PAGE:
The Grudge

The Grudge is an excellent reminder that the worst sin a horror movie can commit is to be boring. The running time is 93 minutes, yet that hour-and-a-half feels like all day. I've seen terrible horror films that kept my attention by being interestingly bad. I've seen misguided ones that filled me with a certain admiration because they were at least shooting for big ideas. This reboot is just a bland copy of something that we saw more than fifteen years ago, with one new element: excessive gore.

Andrea Riseborough plays Detective Muldoon (she's never given a first name), a widow who moves to a new town with her young son. She and partner Goodman (Demian Bichir) are called in to investigate a rotting corpse inside an abandoned car in the woods. Muldoon discovers the body has a connection to a local home where a woman, Fiona Landers (Tara Westwood), killed her entire family years ago. John Cho co-stars in flashback as a real estate agent who sells the home after the murder, Lin Shaye and Frankie Faison play the current occupants, and Jacki Weaver is an assisted-suicide doctor who is brought in to help Shaye's character end her life.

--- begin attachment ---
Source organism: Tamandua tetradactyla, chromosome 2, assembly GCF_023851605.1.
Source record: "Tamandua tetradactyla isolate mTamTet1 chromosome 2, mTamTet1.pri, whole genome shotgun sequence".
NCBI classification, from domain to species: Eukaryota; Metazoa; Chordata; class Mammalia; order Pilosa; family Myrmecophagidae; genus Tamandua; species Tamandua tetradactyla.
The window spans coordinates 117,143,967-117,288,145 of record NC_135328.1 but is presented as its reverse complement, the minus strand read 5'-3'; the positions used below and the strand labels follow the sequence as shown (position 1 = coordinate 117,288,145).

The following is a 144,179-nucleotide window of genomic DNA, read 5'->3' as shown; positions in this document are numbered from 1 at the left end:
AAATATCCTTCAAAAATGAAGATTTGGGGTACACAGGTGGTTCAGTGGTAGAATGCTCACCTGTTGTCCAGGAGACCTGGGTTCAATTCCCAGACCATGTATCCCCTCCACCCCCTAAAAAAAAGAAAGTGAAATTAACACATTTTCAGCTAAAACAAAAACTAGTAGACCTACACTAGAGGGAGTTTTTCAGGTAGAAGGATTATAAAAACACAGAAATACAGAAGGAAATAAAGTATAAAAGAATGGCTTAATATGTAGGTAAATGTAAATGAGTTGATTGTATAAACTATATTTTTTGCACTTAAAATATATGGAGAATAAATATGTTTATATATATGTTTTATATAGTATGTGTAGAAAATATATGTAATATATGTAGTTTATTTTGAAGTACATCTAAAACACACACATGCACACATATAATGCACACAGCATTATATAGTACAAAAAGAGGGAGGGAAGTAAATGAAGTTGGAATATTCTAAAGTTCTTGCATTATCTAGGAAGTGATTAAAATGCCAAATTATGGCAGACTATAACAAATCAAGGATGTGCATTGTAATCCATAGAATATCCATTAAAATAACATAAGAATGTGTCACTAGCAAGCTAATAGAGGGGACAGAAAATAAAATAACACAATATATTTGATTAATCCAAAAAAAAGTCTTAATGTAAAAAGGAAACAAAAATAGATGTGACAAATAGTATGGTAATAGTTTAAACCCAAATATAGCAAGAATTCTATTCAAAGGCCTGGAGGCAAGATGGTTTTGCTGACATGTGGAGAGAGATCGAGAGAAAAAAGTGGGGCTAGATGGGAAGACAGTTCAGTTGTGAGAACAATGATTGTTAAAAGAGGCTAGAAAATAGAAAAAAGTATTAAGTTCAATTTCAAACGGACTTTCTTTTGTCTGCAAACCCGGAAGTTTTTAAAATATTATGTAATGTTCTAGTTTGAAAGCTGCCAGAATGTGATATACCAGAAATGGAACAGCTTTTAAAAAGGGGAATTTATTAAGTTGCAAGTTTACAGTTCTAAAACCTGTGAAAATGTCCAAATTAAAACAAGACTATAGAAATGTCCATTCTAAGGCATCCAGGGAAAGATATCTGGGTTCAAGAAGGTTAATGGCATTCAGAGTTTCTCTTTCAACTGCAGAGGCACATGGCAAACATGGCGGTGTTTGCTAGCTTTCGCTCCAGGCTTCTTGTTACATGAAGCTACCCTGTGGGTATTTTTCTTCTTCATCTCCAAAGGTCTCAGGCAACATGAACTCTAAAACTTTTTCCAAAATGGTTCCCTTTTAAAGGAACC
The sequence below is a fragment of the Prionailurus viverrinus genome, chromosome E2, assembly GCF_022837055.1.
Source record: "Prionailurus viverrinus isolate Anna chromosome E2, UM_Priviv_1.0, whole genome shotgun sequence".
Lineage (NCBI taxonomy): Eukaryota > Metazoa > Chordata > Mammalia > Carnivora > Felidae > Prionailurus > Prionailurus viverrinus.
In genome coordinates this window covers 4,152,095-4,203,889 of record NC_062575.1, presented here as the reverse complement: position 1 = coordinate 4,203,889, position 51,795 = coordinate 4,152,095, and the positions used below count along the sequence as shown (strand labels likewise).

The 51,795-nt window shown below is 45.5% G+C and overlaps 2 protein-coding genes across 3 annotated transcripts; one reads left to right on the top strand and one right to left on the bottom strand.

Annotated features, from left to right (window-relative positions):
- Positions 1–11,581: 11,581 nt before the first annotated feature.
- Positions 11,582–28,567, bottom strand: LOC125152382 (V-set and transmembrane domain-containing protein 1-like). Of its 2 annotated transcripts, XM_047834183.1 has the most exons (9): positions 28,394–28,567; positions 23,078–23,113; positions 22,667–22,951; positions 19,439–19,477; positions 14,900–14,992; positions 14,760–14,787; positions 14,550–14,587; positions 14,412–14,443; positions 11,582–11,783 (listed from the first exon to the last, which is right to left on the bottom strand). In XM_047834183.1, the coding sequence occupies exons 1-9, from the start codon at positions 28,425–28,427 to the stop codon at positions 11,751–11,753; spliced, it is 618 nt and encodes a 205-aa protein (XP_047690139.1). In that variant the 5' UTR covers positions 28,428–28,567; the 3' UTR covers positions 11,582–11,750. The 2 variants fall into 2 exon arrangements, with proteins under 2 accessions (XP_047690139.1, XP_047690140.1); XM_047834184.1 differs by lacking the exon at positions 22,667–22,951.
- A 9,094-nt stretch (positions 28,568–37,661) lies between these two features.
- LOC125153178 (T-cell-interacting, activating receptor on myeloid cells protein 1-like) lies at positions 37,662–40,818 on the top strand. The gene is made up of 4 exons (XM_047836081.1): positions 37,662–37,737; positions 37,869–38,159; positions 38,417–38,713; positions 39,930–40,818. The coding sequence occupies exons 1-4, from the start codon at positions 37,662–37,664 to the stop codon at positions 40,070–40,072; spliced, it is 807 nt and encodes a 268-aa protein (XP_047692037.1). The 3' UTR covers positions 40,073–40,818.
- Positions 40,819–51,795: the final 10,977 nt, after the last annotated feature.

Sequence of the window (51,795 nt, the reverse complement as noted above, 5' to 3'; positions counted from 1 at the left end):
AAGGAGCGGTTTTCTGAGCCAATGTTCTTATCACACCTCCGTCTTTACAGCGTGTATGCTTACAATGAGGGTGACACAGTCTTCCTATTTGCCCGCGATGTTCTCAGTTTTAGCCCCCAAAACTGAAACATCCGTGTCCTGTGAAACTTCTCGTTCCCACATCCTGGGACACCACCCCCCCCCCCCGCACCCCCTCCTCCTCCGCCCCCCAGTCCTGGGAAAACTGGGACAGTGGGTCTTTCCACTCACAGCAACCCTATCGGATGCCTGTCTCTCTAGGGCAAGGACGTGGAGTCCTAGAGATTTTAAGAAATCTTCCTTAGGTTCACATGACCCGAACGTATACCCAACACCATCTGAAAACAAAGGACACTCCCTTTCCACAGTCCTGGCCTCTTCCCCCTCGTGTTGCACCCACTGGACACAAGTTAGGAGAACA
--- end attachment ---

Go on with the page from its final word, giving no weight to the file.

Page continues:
Anyone familiar with The Grudge franchise already understands that the house is possessed with an ancient curse. Part of what's so dispiriting about the film is that writer/director Nicolas Pesce (The Eyes of My Mother) simply trots out all the same stuff from the 2004 Grudge and its 2006 sequel. Scene where someone is taking a shower and fingers come out the back of their head? Check. Pale little girl with stringy black hair who keeps popping up? Check. You get the drift.

Worse, the film telegraphs all its “scary” moments. There is never a time you don't know exactly when or where something is going to pop out. Cho's character, for example, stumbles upon a bathtub filled with blood. He slowly leans over to look at it, and the soundtrack goes quiet. You sense immediately what's coming – an abrupt, loud noise as a figure jumps out of the water to grab him. The obviousness with which these bits are executed is frustrating.

An excellent cast of actors is wasted in the process. No one is given anything fresh or compelling to do. They're all stuck in a muddled story that offers no opportunity for them to develop their characters. Why cast so many good people and then not take full advantage of their talents? Why introduce subplots – like the realtor and his wife trying to decide whether or not to terminate a pregnancy that will result in a gravely ill child – only to avoid having them come to a conclusion?

The Grudge series began with the 2002 Japanese film Ju-On, a film steeped in cultural myths and tropes. The previous Americanized versions were never really scary to begin with, because they imported the surface elements without finding equivalent meaning for the plot. More than a decade later, whatever impact those surface elements may have had has long dissipated. We've seen everything in the 2020 Grudge before. With this film, we see it again, presented in a rote fashion that creates an excess of tedium and zero thrills.

out of four

The Grudge is rated R for disturbing violence and bloody images, terror and some language. The running time is 1 hour and 33 minutes.